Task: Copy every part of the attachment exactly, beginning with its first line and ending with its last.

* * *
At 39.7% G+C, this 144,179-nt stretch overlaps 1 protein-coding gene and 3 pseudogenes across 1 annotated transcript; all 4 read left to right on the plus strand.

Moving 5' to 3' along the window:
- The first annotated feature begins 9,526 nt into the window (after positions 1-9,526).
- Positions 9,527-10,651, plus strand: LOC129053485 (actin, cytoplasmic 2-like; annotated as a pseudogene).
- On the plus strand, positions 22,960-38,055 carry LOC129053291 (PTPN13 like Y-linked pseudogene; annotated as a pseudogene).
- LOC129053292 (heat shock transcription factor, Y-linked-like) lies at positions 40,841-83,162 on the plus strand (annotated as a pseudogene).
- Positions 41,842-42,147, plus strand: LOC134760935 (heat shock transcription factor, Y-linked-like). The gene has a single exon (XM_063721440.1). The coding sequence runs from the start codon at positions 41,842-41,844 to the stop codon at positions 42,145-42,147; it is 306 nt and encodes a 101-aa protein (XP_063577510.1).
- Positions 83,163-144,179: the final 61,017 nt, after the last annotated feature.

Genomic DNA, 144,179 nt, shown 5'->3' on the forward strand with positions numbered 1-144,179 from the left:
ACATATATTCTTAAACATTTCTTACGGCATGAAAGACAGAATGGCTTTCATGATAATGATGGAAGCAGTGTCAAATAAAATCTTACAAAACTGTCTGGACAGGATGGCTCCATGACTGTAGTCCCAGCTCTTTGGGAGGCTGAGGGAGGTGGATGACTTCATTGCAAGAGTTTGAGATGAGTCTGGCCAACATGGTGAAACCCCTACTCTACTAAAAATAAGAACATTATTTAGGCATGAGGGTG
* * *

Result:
At 39.7% G+C, this 144,179-nt stretch overlaps 1 protein-coding gene and 3 pseudogenes across 1 annotated transcript; all 4 read left to right on the plus strand.

Moving 5' to 3' along the window:
- The first annotated feature begins 9,526 nt into the window (after positions 1-9,526).
- Positions 9,527-10,651, plus strand: LOC129053485 (actin, cytoplasmic 2-like; annotated as a pseudogene).
- On the plus strand, positions 22,960-38,055 carry LOC129053291 (PTPN13 like Y-linked pseudogene; annotated as a pseudogene).
- LOC129053292 (heat shock transcription factor, Y-linked-like) lies at positions 40,841-83,162 on the plus strand (annotated as a pseudogene).
- Positions 41,842-42,147, plus strand: LOC134760935 (heat shock transcription factor, Y-linked-like). The gene has a single exon (XM_063721440.1). The coding sequence runs from the start codon at positions 41,842-41,844 to the stop codon at positions 42,145-42,147; it is 306 nt and encodes a 101-aa protein (XP_063577510.1).
- Positions 83,163-144,179: the final 61,017 nt, after the last annotated feature.

Genomic DNA, 144,179 nt, shown 5'->3' on the forward strand with positions numbered 1-144,179 from the left:
ACATATATTCTTAAACATTTCTTACGGCATGAAAGACAGAATGGCTTTCATGATAATGATGGAAGCAGTGTCAAATAAAATCTTACAAAACTGTCTGGACAGGATGGCTCCATGACTGTAGTCCCAGCTCTTTGGGAGGCTGAGGGAGGTGGATGACTTCATTGCAAGAGTTTGAGATGAGTCTGGCCAACATGGTGAAACCCCTACTCTACTAAAAATAAGAACATTATTTAGGCATGAGGGTG